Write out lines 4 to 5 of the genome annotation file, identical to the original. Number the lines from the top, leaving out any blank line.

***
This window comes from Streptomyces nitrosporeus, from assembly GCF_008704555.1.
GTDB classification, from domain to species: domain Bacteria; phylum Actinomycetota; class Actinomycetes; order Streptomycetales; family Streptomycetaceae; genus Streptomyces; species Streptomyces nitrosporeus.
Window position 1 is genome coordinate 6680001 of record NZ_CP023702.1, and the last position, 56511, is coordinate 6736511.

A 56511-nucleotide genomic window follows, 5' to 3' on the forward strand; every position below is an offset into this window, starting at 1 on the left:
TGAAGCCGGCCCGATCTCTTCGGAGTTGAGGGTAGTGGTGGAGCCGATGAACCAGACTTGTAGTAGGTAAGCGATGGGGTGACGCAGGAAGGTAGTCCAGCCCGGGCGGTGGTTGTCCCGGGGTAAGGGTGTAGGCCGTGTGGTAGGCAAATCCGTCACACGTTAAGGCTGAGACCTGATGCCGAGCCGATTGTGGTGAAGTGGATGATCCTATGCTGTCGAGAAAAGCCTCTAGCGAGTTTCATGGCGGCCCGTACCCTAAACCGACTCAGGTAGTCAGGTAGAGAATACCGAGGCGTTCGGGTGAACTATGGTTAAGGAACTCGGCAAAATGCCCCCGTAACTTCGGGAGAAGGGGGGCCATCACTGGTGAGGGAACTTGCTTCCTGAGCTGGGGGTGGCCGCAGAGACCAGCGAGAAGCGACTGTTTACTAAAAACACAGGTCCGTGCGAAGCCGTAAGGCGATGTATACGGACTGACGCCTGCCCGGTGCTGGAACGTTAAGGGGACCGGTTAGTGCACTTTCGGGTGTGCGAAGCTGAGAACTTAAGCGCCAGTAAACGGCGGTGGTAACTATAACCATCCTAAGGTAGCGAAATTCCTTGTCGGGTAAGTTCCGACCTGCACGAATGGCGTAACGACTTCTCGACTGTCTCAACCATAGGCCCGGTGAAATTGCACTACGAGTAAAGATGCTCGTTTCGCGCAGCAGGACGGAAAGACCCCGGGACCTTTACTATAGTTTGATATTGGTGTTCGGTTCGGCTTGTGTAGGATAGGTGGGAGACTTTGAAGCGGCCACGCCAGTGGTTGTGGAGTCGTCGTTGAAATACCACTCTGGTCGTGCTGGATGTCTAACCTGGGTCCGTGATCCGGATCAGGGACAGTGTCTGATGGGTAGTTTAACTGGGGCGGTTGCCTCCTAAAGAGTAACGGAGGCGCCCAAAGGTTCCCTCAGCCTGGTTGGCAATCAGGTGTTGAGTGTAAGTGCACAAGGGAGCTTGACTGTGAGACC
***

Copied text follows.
A 56511-nucleotide genomic window follows, 5' to 3' on the forward strand; every position below is an offset into this window, starting at 1 on the left:
TGAAGCCGGCCCGATCTCTTCGGAGTTGAGGGTAGTGGTGGAGCCGATGAACCAGACTTGTAGTAGGTAAGCGATGGGGTGACGCAGGAAGGTAGTCCAGCCCGGGCGGTGGTTGTCCCGGGGTAAGGGTGTAGGCCGTGTGGTAGGCAAATCCGTCACACGTTAAGGCTGAGACCTGATGCCGAGCCGATTGTGGTGAAGTGGATGATCCTATGCTGTCGAGAAAAGCCTCTAGCGAGTTTCATGGCGGCCCGTACCCTAAACCGACTCAGGTAGTCAGGTAGAGAATACCGAGGCGTTCGGGTGAACTATGGTTAAGGAACTCGGCAAAATGCCCCCGTAACTTCGGGAGAAGGGGGGCCATCACTGGTGAGGGAACTTGCTTCCTGAGCTGGGGGTGGCCGCAGAGACCAGCGAGAAGCGACTGTTTACTAAAAACACAGGTCCGTGCGAAGCCGTAAGGCGATGTATACGGACTGACGCCTGCCCGGTGCTGGAACGTTAAGGGGACCGGTTAGTGCACTTTCGGGTGTGCGAAGCTGAGAACTTAAGCGCCAGTAAACGGCGGTGGTAACTATAACCATCCTAAGGTAGCGAAATTCCTTGTCGGGTAAGTTCCGACCTGCACGAATGGCGTAACGACTTCTCGACTGTCTCAACCATAGGCCCGGTGAAATTGCACTACGAGTAAAGATGCTCGTTTCGCGCAGCAGGACGGAAAGACCCCGGGACCTTTACTATAGTTTGATATTGGTGTTCGGTTCGGCTTGTGTAGGATAGGTGGGAGACTTTGAAGCGGCCACGCCAGTGGTTGTGGAGTCGTCGTTGAAATACCACTCTGGTCGTGCTGGATGTCTAACCTGGGTCCGTGATCCGGATCAGGGACAGTGTCTGATGGGTAGTTTAACTGGGGCGGTTGCCTCCTAAAGAGTAACGGAGGCGCCCAAAGGTTCCCTCAGCCTGGTTGGCAATCAGGTGTTGAGTGTAAGTGCACAAGGGAGCTTGACTGTGAGACC